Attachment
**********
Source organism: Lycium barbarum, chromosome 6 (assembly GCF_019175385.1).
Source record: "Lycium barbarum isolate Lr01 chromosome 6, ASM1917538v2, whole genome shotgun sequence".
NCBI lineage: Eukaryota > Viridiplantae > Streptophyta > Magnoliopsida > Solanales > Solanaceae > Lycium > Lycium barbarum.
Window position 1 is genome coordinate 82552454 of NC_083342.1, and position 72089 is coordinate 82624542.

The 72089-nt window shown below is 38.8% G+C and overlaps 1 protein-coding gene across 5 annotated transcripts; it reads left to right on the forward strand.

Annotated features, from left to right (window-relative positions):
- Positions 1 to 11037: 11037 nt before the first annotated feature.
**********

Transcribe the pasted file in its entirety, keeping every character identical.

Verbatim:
Source organism: Lycium barbarum, chromosome 6 (assembly GCF_019175385.1).
Source record: "Lycium barbarum isolate Lr01 chromosome 6, ASM1917538v2, whole genome shotgun sequence".
NCBI lineage: Eukaryota > Viridiplantae > Streptophyta > Magnoliopsida > Solanales > Solanaceae > Lycium > Lycium barbarum.
Window position 1 is genome coordinate 82552454 of NC_083342.1, and position 72089 is coordinate 82624542.

The 72089-nt window shown below is 38.8% G+C and overlaps 1 protein-coding gene across 5 annotated transcripts; it reads left to right on the forward strand.

Annotated features, from left to right (window-relative positions):
- Positions 1 to 11037: 11037 nt before the first annotated feature.